I haven’t met you yet. I didn’t have forums. I did not enter any group forums or anything. The only time I would look anything up is if a symptom was lasting too long. I would just quickly check the forums to make sure something terribly wasn’t wrong. Do I need to go to see a doctor or something? Am I dying? And I would see that okay, this is fine and I would just go off the forums because the forums bring me anxiety. They perpetuate it by fear and I try not to look at them. It was too much. I tried to distract myself from the sickness. So I threw myself into my […]
Dr. Brogan: Okay. So we’ve been speaking a little bit about the journey that took you to where you are today. I have always believed that our journey is our journey for a reason, and that we need sometimes to go through a “dark night of the soul” to come out into the light, so to speak.
I’ll start with how you feel today about life, about your body, about your potential.
Rose: Okay. When I was 25, I was put on meds, and basically, I believe that every single aspiration—and you have a lot of aspirations when you’re 25. You’re ready to go live life. Every single one was completely cut off and muted.
This past 25 years, I have been basically trying to get that back.
But you don’t put two and two together when you’re first depressed and then you go on these meds. Did the depression do it? Was it the meds? You don’t know because you are sick when you went on the meds. But coming off the meds, everything is being muted.
It’s taken a while. It’s like this life is like, “Wow!” It’s so beautiful. Some days, I’m just overwhelmed with just a simple sentence. My sister sent me an email that said, “I miss you so much” and I was ready to go into tears. It was so beautiful to have that connection. I did not feel that for 25 years. I was just completely detached from everything.
The littlest thing I feel connected to, it’s so amazing. I mean it’s just so cool. It really is.
Dr. Brogan: To feel alive.
Rose: Yeah, to feel that alive, it is.
Dr. Brogan: It’s beautiful.
Rose: It is.
Dr. Brogan: What were some of the instrumental tools in progressing from this state of disability after an abrupt medication taper to this feeling of vitality? What would you credit being the important tools in that transition?
Rose: Okay. First, it was just the no quit attitude. I mean that’s really important, I think. And I was like, “There’s no turning back. I don’t care. There’s no turning back. Just keep going.”
Dr. Brogan: Yes.
Rose: The second thing was the nutrition. When I stopped taking the meds, I could not take any supplements or anything for quite some time. So the nutrition, every single thing I ate was nutrient-dense. I did not put anything into my body that was not because I realized I was pretty sick. So there was a lot of rebuilding to do.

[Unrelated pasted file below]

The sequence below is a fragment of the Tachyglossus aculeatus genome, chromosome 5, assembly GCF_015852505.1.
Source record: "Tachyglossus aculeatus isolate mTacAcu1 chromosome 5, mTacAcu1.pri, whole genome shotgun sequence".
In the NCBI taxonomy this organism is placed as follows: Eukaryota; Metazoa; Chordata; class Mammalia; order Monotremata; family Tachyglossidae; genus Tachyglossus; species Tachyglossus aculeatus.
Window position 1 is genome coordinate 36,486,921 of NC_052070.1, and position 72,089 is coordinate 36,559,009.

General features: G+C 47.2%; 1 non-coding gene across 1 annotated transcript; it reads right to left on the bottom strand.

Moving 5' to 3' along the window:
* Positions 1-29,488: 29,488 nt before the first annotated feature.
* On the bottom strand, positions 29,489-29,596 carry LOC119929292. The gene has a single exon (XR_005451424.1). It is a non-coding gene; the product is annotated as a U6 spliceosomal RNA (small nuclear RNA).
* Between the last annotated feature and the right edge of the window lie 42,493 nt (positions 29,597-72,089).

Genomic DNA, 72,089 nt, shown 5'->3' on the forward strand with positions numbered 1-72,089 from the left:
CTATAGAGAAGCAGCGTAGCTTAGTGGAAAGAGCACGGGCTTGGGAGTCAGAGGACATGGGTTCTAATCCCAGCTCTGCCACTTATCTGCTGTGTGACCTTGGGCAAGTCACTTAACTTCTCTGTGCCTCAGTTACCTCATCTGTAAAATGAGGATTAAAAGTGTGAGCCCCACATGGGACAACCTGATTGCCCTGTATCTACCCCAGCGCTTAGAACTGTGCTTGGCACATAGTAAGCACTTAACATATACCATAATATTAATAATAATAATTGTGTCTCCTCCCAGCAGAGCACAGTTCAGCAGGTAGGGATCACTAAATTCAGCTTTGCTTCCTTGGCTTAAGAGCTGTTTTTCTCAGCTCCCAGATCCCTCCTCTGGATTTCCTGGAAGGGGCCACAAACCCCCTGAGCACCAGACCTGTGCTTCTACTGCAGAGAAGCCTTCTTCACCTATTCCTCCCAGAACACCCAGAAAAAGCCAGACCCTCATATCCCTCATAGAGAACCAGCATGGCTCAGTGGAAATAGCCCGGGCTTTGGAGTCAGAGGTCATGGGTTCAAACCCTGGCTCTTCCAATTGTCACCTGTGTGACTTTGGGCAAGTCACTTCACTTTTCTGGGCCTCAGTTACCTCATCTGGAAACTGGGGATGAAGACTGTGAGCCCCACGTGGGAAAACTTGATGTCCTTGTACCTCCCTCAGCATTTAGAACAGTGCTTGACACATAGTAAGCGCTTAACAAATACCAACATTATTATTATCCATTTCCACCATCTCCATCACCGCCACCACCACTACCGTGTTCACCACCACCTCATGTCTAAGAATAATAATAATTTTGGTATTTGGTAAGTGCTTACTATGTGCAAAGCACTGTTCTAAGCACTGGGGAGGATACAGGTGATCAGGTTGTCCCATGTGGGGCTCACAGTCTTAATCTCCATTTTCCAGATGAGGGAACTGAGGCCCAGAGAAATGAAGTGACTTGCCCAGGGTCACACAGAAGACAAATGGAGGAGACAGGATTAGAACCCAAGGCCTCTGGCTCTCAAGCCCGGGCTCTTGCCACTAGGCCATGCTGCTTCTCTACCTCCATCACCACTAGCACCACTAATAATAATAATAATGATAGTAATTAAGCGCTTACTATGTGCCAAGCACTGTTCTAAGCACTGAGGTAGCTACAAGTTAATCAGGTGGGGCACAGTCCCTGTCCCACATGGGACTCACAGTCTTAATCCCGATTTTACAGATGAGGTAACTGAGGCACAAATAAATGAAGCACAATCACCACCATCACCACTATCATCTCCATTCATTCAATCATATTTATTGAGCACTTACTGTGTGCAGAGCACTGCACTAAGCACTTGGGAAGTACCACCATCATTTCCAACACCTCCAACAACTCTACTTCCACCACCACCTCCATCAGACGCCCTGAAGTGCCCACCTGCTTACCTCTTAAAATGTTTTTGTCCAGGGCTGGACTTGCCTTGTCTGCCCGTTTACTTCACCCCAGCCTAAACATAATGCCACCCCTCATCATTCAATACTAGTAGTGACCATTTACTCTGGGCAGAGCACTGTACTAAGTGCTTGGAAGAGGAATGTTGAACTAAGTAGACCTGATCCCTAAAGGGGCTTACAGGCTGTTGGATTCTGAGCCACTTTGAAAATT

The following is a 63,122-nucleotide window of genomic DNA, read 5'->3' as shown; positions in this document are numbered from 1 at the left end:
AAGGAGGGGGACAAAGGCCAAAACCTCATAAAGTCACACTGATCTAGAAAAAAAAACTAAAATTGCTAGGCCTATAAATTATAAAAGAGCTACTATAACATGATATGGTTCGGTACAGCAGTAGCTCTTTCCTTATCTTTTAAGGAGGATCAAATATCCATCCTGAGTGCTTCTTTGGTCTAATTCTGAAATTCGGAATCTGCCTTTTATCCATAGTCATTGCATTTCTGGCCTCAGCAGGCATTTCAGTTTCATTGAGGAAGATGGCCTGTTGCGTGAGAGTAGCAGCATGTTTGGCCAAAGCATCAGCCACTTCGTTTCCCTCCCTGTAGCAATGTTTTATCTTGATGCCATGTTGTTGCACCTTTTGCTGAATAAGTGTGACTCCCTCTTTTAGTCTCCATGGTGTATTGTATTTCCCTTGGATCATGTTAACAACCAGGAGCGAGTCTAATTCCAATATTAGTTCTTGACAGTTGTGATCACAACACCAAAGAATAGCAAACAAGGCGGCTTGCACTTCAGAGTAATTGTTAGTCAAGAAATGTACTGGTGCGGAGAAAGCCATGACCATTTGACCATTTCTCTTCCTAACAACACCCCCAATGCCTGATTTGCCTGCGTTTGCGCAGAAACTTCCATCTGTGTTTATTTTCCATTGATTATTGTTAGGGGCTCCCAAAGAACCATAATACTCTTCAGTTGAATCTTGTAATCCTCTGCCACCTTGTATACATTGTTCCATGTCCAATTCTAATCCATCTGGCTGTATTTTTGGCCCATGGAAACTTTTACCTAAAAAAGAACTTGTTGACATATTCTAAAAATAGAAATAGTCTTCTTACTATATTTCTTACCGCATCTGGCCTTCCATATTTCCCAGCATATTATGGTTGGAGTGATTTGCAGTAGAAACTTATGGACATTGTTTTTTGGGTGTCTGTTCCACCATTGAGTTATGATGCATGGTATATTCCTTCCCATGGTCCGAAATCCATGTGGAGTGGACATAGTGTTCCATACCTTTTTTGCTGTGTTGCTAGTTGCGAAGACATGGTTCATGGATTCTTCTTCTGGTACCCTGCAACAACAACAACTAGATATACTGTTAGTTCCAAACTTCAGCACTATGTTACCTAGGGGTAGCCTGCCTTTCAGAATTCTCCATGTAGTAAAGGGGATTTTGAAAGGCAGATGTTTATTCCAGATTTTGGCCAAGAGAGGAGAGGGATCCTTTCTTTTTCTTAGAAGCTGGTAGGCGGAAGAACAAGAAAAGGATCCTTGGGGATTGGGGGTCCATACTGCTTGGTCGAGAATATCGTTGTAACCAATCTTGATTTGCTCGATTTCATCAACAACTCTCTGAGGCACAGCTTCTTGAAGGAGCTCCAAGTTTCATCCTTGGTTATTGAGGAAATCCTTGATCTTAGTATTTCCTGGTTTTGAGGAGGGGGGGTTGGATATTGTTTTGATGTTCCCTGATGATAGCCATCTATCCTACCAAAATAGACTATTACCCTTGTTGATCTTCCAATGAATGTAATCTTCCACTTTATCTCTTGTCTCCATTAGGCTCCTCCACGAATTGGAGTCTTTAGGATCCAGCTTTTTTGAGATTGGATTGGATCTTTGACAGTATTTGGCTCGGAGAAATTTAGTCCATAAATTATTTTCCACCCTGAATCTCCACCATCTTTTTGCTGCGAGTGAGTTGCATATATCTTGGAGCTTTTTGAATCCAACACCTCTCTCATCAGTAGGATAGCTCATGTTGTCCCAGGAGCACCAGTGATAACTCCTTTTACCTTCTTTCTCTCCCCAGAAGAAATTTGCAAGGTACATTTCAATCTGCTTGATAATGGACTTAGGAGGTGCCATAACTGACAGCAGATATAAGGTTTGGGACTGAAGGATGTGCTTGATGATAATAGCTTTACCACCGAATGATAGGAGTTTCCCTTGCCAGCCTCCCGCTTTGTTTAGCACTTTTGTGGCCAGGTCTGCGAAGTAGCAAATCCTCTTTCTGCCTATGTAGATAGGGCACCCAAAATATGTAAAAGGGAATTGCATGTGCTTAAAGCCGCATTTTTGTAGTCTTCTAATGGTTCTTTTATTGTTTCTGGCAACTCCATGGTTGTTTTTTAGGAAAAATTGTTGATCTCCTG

So, I went and did all the research. I figured out the most nutrient-dense foods. And that’s all outlined in your book, which wasn’t out at the time unfortunately, so I had to figure it out myself. But now it’s all written out for everybody to see.
That’s pretty much the diet I followed—the Paleo-based, plant-based, clean, super clean diet. No gluten or dairy, the whole list of everything.
And that I think was the reason why I did not have one single day of depression after I got off the meds—not a day, not one single day, which was amazing to me. I was like, “How was this possible?”
It’s pretty much the food. I’ve had a couple of slips. And when I slipped, oh, my God, it was so obvious. It’s like this sudden feeling of doom. Yes. The sugar, gluten combo is the worst—or the sugar, flour actually, wheat, flour, whatever it is, I don’t know. But I ate a cookie this last summer and you wouldn’t believe the effects from—
Dr. Brogan: State-altering.
Rose: Yes, it was state-altering.
So the diet, the second thing is the detox and that included the body brushing. I’m going to say this, your thing, it included coffee enemas.
Dr. Brogan: The notorious…
Rose: Yes. And that was really, really important.
I didn’t start those until about four months in into my withdrawal. And it helped with pain. It helped with movement of everything. You’re frozen with everything. You stop metabolizing. You can’t smell, you can’t taste, nothing. Everything is frozen. And it helped with just keeping things going.
Dr. Brogan: Yes.
Rose: It was very powerful. I’d say that was one of the single most healing things outside the nutrition.
I had really bad acne. I mean terrible rosacea, acne rosacea. I didn’t want to be seen in public. And the coffee enemas also helped with that.
Then I met you and you introduced to Kundalini meditation. And that has helped my mind. The problems I was having cognitively, Kundalini helped me with that. So the different exercises helped with different things like certain breath exercises helped with my cognitive functioning, I believe. And that’s been pretty amazing actually. It’s pretty mind-blowing because I actually thought I had brain damage before doing the Kundalini.
Dr. Brogan: So what would you say to someone who hears all the stuff you have to do—changing your diet, doing enemas and meditating, all these changes—who feels intimidated or overwhelmed, “I can’t possibly do that. I feel so terrible”?